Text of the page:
"Brun Campbell Live"
First as The Ragtime Kid, then as The Ragtime Fool, Brun Campbell, Scott Joplin's one-time piano student, was the protagonist in two books of my ragtime historical-mystery trilogy.
When I finished writing that project, I felt depressed. After six years of engaging and enjoyable research and writing, I was going to miss my daily visits with Brun and his ragtime pals. But I knew the tripartite story was over, and it was time to move along. I started work on A Perilous Conception, a medical mystery.
For the next year and a half, I wondered how I might get back to ragtime, but every bright notion faded as quickly as it popped into my mind. Sometimes, though, you get lucky. An antiques dealer emailed to tell me he'd cleaned out the house of a reclusive elderly woman in Venice, California...whose father happened to have been Brun Campbell. When the dealer googled Brun's name, up popped my books. The dealer asked if I would be interested in acquiring three cartons of Brun's "stuff."
Would I! Not a week later, three cartons arrived at my door. The "stuff" in them went far beyond anything I might have wished or hoped for. Unpublished manuscripts detailing Brun's life as an itinerant pianist in the midwest and San Francisco a century earlier. Seventy year old unpublished musical compositions. 78 rpm records The Kid had cut during the 1940s. Photographs. Business records. Correspondence with many notable people of the time, including Scott Joplin's widow, Lottie; W.C. Handy, "The Father of the Blues;" and ragtime/jazz historian, Roy Carew. Everything jumbled together in those three cardboard cartons.
I needed several months to organize the material, and as I worked, I became more and more convinced that Brun Campbell deserved a re-evaluation. No one else has left us a written account of life as a ragtime pianist in low and rough places during the early years of the twentieth century. And then, forty years later, Brun was one of the first and most energetic ragtime revivalists, spearheading the drive to bring Scott Joplin's music back to life.
Brun was a classic storyteller, a man who could not relate a perfectly straight account of an event if his life depended on it. I'm still working on a title for this book, but something like Brun Campbell's Ragtime Lives: Stories of the Original Ragtime Kid would not be inappropriate. It's a great tale, and I'll try my best to do it justice. I hope to have it on bookshelves in stores and libraries in 2015, and hope you'll enjoy reading it.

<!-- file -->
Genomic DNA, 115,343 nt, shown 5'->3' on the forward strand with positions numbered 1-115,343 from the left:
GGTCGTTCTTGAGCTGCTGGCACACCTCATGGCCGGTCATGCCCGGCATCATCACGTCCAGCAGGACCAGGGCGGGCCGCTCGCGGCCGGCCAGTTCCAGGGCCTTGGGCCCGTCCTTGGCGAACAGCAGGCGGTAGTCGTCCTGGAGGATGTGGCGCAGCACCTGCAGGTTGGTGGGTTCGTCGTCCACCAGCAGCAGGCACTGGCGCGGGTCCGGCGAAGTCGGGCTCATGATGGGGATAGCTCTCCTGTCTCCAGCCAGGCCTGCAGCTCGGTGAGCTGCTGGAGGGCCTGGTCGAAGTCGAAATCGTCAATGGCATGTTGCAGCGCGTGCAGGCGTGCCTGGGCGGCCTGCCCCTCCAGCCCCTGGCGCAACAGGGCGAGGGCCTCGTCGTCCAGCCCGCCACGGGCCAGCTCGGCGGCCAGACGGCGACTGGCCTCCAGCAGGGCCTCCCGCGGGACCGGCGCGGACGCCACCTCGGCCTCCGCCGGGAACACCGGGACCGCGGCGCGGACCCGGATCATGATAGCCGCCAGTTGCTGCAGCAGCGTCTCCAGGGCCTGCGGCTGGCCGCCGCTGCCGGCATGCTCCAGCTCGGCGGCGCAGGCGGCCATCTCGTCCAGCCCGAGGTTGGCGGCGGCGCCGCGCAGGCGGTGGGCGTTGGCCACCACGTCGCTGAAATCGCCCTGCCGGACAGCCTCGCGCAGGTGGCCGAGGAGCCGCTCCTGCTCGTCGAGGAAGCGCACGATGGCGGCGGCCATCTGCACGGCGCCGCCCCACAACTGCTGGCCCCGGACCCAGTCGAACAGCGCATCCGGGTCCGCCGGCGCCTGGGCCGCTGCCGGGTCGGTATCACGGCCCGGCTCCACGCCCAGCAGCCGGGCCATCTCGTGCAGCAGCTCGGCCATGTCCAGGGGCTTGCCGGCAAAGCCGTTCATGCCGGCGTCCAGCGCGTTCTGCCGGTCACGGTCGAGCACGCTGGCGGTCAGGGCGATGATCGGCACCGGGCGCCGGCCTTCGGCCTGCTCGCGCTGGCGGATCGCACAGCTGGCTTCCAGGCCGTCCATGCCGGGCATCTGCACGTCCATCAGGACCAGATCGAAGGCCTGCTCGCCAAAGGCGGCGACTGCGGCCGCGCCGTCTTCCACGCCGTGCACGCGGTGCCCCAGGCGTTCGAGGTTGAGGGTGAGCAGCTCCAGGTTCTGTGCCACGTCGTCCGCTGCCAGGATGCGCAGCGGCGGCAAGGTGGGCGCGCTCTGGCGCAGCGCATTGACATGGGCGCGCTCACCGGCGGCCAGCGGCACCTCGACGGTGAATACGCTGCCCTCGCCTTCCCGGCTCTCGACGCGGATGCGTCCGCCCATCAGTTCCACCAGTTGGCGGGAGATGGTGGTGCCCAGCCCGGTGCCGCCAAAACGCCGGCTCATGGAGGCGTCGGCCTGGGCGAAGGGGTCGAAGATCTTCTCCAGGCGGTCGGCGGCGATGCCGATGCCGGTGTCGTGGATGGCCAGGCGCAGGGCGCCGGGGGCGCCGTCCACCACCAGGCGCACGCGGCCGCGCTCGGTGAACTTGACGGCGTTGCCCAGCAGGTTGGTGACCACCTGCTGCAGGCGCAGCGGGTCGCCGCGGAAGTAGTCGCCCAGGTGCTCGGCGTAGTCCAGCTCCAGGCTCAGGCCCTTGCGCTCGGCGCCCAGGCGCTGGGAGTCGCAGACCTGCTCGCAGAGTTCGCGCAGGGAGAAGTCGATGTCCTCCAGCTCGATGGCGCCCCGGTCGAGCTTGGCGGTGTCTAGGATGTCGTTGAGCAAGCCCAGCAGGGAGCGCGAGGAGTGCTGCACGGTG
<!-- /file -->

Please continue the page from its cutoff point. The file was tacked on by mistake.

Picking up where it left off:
The Latest From Larry:
"Seymour's First Clarinet Concerto"
After eight mystery novels and three nonfiction books, all for adult readers, Larry has come out with Seymour's First Clarinet Concerto, his first work for kids, charmingly illustrated by Vic Hugo.
Young Steve Bancroft gets help from an unlikely source – his Siamese cat, Seymour – to write a wonderful piece of music for the clarinet. But then, things get complicated. It seems that the only way for Steve to avoid being exposed as a cheater would be for him to break a very serious promise. How is he going to find a way out of this mess?
"Larry Karp displays his talent and versatility in this superb addition to children's literature. Vic Hugo's whimsical illustrations charmingly capture the essence of a story well told."
"A charming story with imaginative twists."
"This instantly became our four-year-old boy's favorite book."
Available in paperback
1976. Despite fierce controversy over the
propriety of in vitro fertilization, Dr. Colin
Sanford, a brilliant, ambitious obstetrician in
Emerald, Washington works secretly to put his name
into medical history. But Sanford's endeavors
lead to murder. Detective Bernie Baumgartner's
investigation is hampered by pressure from
influential people, and a double cat-and-mouse game
develops between doctor and detective.
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Larry Karp's Blog
Given the amount of time and energy blogging took from Larry's writing
schedule, posts at his blog
will be irregular and infrequent. But his thoughts, ideas, opinions, and
the occasional fact about mysteries, ragtime, music boxes, and other stuff
still appear, if not frequently, at least regularly, on the
Poisoned Pen Press blog.
Check the posts out on the 13th day of odd-numbered months.
Larry Karp grew up in Paterson, New Jersey, reading
novels during math class, and spending much of his
free time pounding away at an old Royal manual. Those
early novels never quite worked out, but at the
age of eight, Larry did get into print via a
self-written, self-published, self-distributed
four-page neighborhood newspaper which featured a
serialized detective story, "Richard Richard, Private
Read more about Larry Karp and his books here.